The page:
The tamarud, which started as a petition movement calling for Mursi’s removal, eventually took its message of irhal (“be gone!”) to the streets of Cairo and Alexandria. In Cairo, the tamarud assembled in iconic Tahrir (Liberty) Square. These were the images that were broadcast throughout the world (except for the United States) and became the backdrop for the military coup. 

With the installation of a new caretaker president, prime minister, and technocrat cabinet, the Muslim Brotherhood (Ikhwan al-Muslimin) had to come to terms with its bitter, crushing defeat. After six decades of persecution and imprisonment, the political elite of the Ikhwan had dived head-first into democracy and won fair and square their first time out. Now they were out on the street, or imprisoned. Same as it ever was.

It would not be in Tahrir that the pro-Mursi throngs would assemble in the week leading to Ramadan. Two other Cairene public squares became the spawning ground for the inevitable Brotherhood response. One of them, Nahda, was near Cairo University. The larger was Rabaa al-Adawiya (an adjacent mosque by the same name honors a beloved 8th-century female mystic) in Nasr City, and it became the center of resistance to the military coup.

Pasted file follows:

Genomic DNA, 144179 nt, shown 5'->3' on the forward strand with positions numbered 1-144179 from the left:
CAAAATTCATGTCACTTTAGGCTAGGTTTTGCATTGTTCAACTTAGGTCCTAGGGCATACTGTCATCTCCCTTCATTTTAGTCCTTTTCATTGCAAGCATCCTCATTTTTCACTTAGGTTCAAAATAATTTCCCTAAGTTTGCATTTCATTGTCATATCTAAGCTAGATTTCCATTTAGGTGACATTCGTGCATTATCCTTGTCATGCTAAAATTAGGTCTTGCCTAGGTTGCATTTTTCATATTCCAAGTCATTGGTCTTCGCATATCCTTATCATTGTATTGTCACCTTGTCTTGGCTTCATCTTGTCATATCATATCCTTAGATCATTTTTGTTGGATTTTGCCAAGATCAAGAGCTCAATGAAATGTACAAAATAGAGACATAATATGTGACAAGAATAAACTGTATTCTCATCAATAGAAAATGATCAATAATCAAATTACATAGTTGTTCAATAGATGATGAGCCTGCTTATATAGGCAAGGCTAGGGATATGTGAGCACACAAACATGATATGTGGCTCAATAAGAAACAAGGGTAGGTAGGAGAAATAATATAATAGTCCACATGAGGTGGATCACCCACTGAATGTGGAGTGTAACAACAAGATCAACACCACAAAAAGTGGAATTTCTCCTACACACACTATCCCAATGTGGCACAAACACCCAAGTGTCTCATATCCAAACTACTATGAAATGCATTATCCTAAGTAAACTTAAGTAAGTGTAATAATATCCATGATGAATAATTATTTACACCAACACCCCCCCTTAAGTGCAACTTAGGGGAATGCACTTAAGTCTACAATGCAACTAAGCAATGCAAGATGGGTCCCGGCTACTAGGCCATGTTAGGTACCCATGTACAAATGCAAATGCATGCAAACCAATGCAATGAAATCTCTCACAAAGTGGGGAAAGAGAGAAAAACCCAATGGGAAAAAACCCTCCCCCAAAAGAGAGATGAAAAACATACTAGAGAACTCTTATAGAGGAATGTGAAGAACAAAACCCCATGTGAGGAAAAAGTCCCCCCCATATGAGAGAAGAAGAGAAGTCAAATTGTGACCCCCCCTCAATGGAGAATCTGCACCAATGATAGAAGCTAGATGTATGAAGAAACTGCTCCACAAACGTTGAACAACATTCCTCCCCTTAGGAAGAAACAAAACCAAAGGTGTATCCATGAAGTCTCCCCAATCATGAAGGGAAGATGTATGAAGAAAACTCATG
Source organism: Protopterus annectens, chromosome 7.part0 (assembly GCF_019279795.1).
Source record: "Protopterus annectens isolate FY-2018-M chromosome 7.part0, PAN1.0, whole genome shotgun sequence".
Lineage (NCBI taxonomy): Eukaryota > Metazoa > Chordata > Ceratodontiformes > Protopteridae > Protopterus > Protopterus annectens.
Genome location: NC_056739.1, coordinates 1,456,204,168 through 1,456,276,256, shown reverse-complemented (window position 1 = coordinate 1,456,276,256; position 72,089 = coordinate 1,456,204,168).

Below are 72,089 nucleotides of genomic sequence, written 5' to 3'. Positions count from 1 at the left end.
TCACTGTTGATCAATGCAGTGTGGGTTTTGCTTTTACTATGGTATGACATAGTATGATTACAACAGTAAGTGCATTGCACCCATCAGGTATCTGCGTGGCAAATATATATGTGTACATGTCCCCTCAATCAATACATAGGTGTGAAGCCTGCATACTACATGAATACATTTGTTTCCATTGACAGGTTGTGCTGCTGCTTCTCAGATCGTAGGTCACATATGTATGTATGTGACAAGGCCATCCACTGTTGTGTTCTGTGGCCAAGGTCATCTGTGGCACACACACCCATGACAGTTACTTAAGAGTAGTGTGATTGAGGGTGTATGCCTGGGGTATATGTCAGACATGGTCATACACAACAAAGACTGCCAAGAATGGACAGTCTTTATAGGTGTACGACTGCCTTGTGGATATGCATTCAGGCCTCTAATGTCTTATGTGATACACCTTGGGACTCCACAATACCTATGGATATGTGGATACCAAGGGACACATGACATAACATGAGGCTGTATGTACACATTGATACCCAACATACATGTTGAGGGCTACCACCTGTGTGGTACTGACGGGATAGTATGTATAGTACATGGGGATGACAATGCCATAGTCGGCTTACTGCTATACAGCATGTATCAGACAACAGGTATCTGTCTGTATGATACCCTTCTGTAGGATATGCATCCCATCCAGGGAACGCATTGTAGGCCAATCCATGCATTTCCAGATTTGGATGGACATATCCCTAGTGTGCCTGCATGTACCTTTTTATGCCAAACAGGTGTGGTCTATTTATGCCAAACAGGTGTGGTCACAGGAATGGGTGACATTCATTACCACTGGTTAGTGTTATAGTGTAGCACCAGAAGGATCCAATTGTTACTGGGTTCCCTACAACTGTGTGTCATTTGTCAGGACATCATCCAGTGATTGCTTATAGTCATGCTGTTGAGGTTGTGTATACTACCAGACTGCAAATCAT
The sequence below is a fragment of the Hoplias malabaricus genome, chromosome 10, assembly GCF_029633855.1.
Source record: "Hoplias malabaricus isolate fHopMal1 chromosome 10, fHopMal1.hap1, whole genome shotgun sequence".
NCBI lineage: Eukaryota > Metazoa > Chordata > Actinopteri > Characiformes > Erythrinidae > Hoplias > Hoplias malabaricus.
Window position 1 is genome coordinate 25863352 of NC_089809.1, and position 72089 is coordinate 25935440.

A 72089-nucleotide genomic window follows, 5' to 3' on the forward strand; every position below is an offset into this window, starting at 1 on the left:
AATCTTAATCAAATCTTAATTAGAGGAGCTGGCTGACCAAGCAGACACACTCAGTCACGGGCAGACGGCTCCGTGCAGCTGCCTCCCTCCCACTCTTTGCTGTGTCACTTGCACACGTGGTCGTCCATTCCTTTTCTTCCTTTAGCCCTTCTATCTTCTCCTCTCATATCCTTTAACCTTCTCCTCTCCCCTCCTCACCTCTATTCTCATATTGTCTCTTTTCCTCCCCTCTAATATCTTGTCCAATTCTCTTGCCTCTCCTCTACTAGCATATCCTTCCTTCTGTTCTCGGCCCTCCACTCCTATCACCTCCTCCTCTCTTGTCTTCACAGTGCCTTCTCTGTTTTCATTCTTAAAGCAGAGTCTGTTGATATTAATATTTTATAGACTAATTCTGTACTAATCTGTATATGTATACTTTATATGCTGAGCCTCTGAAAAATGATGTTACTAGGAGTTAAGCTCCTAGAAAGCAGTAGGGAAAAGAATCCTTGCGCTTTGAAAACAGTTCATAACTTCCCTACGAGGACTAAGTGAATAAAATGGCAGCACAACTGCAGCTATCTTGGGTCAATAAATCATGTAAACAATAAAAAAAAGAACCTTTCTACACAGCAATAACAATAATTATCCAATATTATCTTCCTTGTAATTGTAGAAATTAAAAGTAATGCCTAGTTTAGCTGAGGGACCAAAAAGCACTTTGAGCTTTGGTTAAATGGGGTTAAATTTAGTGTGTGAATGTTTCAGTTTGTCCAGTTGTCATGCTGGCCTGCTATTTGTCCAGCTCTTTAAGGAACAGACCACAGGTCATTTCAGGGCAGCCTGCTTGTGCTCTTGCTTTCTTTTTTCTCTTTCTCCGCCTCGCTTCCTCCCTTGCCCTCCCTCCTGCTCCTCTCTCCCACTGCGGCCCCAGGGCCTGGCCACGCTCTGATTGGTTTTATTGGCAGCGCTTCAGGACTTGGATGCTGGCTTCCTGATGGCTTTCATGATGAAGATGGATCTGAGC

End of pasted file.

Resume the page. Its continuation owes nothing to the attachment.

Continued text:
With the advent of Ramadan, the protestors—mostly followers of the “path of God”—soon set up a Ramadan-themed 24/7 encampment, a kind of Occupy Cairo mini-city. Sympathizers called it a sit-in—but among the residents were men with automatic weapons. For one long, hot, sacred month there was a kind of collective pause, punctuated by violent confrontations between pro- and anti-Mursi demonstrators. Each side claimed the other provoked the violence.

Appeals to the international community were answered with toothless diplomatic communiques and pronouncements. Throughout the month, Western governments urged a de-escalation of the looming confrontation, and the U.S. Congress pointlessly debated with the White House as to whether what had just transpired was a military coup.

As Ramadan ended, the Americans flew in. A senior U.S. diplomat (playing good cop) and two Republican lions of the Senate, John McCain and Lindsay Graham (playing bad cops), held the requisite talks and McCain tweeted a picture of himself in discussion with General Abdel Fattah al-Sisi, who had engineered Mursi’s removal. But nothing came of it. There was no de-escalation.

On the eve of the concluding feast day of Ramadan (Id al-Fitr), the generals announced they would not tolerate the “terrorist” mini-cities to continue once the holy month was over. Three days after Id al-Fitr, on what is now called Black Wednesday, the fledgling counter-revolution was brutally put down. A murderous crackdown cleared Nahda in a morning and Rabaa al-Adawiya in a day, leaving hundreds dead and thousands injured.